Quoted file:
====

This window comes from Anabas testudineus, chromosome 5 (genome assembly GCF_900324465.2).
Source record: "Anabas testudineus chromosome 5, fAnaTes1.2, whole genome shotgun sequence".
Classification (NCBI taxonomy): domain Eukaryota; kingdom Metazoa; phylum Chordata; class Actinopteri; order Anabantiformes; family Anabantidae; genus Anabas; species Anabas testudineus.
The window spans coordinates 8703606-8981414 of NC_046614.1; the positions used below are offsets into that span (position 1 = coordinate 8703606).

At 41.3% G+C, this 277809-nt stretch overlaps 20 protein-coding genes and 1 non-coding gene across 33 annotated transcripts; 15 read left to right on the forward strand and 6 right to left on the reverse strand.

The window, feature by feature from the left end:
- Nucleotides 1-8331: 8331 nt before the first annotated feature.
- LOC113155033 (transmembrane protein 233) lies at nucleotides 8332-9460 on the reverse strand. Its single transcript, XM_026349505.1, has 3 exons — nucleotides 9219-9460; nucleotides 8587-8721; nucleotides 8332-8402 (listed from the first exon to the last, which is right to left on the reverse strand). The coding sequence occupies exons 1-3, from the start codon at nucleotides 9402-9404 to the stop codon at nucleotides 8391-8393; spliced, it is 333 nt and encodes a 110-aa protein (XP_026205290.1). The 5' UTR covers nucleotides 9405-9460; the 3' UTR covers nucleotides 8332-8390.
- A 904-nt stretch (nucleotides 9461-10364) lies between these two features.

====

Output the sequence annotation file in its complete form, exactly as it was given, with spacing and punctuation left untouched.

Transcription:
This window comes from Anabas testudineus, chromosome 5 (genome assembly GCF_900324465.2).
Source record: "Anabas testudineus chromosome 5, fAnaTes1.2, whole genome shotgun sequence".
Classification (NCBI taxonomy): domain Eukaryota; kingdom Metazoa; phylum Chordata; class Actinopteri; order Anabantiformes; family Anabantidae; genus Anabas; species Anabas testudineus.
The window spans coordinates 8703606-8981414 of NC_046614.1; the positions used below are offsets into that span (position 1 = coordinate 8703606).

At 41.3% G+C, this 277809-nt stretch overlaps 20 protein-coding genes and 1 non-coding gene across 33 annotated transcripts; 15 read left to right on the forward strand and 6 right to left on the reverse strand.

The window, feature by feature from the left end:
- Nucleotides 1-8331: 8331 nt before the first annotated feature.
- LOC113155033 (transmembrane protein 233) lies at nucleotides 8332-9460 on the reverse strand. Its single transcript, XM_026349505.1, has 3 exons — nucleotides 9219-9460; nucleotides 8587-8721; nucleotides 8332-8402 (listed from the first exon to the last, which is right to left on the reverse strand). The coding sequence occupies exons 1-3, from the start codon at nucleotides 9402-9404 to the stop codon at nucleotides 8391-8393; spliced, it is 333 nt and encodes a 110-aa protein (XP_026205290.1). The 5' UTR covers nucleotides 9405-9460; the 3' UTR covers nucleotides 8332-8390.
- A 904-nt stretch (nucleotides 9461-10364) lies between these two features.